Incorporating Portfolio Assessment
An assessment portfolio is a purposeful collection of student work designed to showcase a student¬'s progress toward, and achievement of, course-specific learning objectives. Portfolios are considered authentic assessment as they provide evidence of what a student can actually DO. Like many authentic assessments, portfolios contain information from a range of sources, through multiple methods, and over various points in time. Typically, a portfolio includes evidence of learning selected by the student, self-reflections on the learning process, and criteria for selecting portfolio entries. Portfolios have the advantage over traditional assessments and tests in that they allow instructors to monitor the growth and development of student understanding. In addition, they encourage students¬' active participation in the assessment process as students¬' self-assessments and reflections are documented as part of the portfolio. With the emphasis on student involvement, a portfolio is a collaborative process between the student and instructor.
Like all quality assessments, portfolios are guided by the instructional goals and learning objectives of a specific course. While portfolios are typically seen as assessment devices, they are also effective instructional tools. The reiterative process of creating a portfolio creates a range of instructional opportunities for teachers and students to work in individualized settings. Just as portfolios provide information to the instructor on student progress, the feedback received from portfolio reviews provides valuable information to guide student development.
Portfolios promote the assessment of complex, higher-order learning outcomes and encourage the assessment of programs that have flexible or individualized goals. Thus, portfolios are particularly effective for examining the integration of knowledge, enlarging the scope of understanding, and fostering metacognitive reflection. In contrast to assessments that provide a snapshot of student understanding at a single point in time, portfolio assessment provides a reliable, valid source of information concerning students ability to master course-specific learning objectives.
Provides structure for involving students in developing standards for
Require additional time for planning instructional activities
Improves students' metacognitive ability to understand their own learning
Demands considerable time for assessment
Promotes integration of various learning activities and assessments
Time-intensive for instructors to implement since students lack familiarity
Enhances awareness of strategies for thinking and producing work
Requires considerable storage space to maintain portfolios
Promotes an integrated assessment process
May require special equipment
Allows assessment of process and progress
Often does not meet requirements for state or national standards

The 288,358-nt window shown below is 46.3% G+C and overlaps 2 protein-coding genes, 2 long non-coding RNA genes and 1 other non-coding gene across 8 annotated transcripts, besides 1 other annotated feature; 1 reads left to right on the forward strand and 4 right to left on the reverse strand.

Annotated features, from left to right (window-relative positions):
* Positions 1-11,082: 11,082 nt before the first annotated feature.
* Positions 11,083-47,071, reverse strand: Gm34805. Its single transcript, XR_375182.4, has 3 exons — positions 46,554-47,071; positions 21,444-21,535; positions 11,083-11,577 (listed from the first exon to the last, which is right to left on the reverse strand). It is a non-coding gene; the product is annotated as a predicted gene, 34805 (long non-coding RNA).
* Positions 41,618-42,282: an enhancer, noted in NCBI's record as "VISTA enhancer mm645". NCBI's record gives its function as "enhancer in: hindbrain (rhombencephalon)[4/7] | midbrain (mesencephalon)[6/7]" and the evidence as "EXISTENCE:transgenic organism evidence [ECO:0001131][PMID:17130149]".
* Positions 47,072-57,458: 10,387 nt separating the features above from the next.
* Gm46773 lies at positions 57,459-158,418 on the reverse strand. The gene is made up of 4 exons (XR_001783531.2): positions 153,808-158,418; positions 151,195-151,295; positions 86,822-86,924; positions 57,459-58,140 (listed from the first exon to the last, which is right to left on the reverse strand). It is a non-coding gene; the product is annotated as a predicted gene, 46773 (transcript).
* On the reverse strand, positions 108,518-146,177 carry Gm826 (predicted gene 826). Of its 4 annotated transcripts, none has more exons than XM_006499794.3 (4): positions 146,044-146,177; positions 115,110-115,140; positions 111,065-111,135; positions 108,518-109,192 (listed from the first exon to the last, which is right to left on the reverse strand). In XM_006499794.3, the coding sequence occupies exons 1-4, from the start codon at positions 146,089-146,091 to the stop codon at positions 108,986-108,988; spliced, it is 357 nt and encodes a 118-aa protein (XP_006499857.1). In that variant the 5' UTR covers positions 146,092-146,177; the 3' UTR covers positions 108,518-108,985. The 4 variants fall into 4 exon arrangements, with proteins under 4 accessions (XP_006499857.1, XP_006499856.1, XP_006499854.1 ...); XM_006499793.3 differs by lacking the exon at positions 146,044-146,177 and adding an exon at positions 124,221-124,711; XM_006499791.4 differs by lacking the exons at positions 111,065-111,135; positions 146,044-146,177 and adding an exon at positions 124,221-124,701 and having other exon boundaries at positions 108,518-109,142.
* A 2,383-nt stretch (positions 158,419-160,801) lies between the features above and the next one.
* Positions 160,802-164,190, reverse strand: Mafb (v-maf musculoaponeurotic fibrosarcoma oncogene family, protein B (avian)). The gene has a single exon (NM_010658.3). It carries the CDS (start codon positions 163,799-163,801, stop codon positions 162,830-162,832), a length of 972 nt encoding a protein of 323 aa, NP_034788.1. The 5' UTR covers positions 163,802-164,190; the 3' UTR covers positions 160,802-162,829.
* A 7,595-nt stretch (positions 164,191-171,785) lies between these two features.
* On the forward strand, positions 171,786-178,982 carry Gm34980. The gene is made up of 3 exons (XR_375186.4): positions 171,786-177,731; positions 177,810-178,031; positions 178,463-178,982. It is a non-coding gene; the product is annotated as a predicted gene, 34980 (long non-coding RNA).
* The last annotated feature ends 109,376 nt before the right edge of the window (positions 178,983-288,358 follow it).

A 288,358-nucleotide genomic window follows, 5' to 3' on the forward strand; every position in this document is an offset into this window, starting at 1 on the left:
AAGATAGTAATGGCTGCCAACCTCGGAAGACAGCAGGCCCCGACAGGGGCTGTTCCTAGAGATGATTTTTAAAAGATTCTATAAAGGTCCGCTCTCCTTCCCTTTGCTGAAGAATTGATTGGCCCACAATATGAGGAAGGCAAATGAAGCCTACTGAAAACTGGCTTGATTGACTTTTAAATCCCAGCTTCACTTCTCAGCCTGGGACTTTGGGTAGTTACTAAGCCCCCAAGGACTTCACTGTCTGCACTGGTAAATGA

Documents time, effort, and improvement in student understanding
Subjective nature of grading may be less reliable
Creates documentation to submit to authentic audiences and/or reviewers
May have limited acceptance by parents or administrators
Increases student accountability for their own learning
Does not provide standardized numerical scores that are often needed
for institutional reports or accreditation
Promotes assessment of a wider range of learning styles
Students may need traditional scores or evidence of learning for admission
criteria, job placement, or similar events
Encourages students' active involvement in the assessment process
Development of grading rubrics or criteria takes a considerable amount
Enhances motivation due to the visibility of the final portfolio
Performance data from portfolios is difficult to analyze or aggregate
Encourages the effective use of formative assessment
Promotes creativity, individuality, and uniqueness in the assessment
Shifts instructors' focus from comparative ranking to improving understanding
Promotes authentic assessment of valued knowledge and skills
Types of Assessment Portfolios:
Portfolios can take on many forms depending on the purpose and goal of the
assessment. Typically, portfolios can be divided into three types: documentation,
process, and product.
Documentation - The goal of documentation portfolios (also known as
working portfolios) is to highlight development and improvement over time. Documentation
portfolios showcase the process of learning by including the full progression
of project development. Often, documentation portfolios will contain a range
of artifacts from brainstormed lists to rough drafts to finished products.
Process - The purpose of process portfolios is to document all stages
of the learning process. Like documentation portfolios, process portfolios include
samples of student work from throughout the entire educational progression.
The difference is that process portfolios expand on the information in a documentation
portfolio by integrating reflections and higher-order cognitive activities.
In addition to showcasing the students¬' work, process portfolios emphasize
metacognitive functioning and encourage students to become active participants
in understanding their own learning. As such, process portfolios include documentation
of reflection such as learning logs, journals, or documented discussions.
Product - The goal of product portfolios (also called showcase portfolios)
is to highlight a student¬'s best work by showcasing the quality and range of
student accomplishments. Typically, product portfolios are utilized as a means
of summative assessment to evaluate mastery of learning objectives. Since the
focus is on final product, there is no reflection on the learning process, but
students may want to include a justification explaining criteria for artifact
Stages of Portfolio Development:
1. Planning - Initially, instructors need to determine the function,
type and design of the portfolio. During the planning stage, instructors communicate
to the students the purpose of the portfolio and the assessment criteria. Generally,
the planning phase should also include attention to details such as the organization
and presentation of materials as well as portfolio maintenance and storage.
2. Collection - In the collection stage, students are responsible for
assembling meaningful artifacts that reflect their own educational progress.
While it is not possible for students to collect and/or document ALL their course
work, collection can be facilitating by remembering the purpose of the portfolio,
students¬' personal goals, content of the course, and evaluation criteria. Generally,
students will need assistance in documenting their work and generating appropriate
3. Selection - The selection stage is a decision-making process in which
collected artifacts are sorted and selected for inclusion in the portfolio.
The purpose of the assessment and the kind of portfolio being developed guide
selection decisions. While students are typically responsible for selecting
their own work, instructor or peer reviewers may assist them. The selection
process is facilitating by ensuring that course requirements produce a wide
variety of learning artifacts.
4. Reflection - The reflection stage is often considered the most important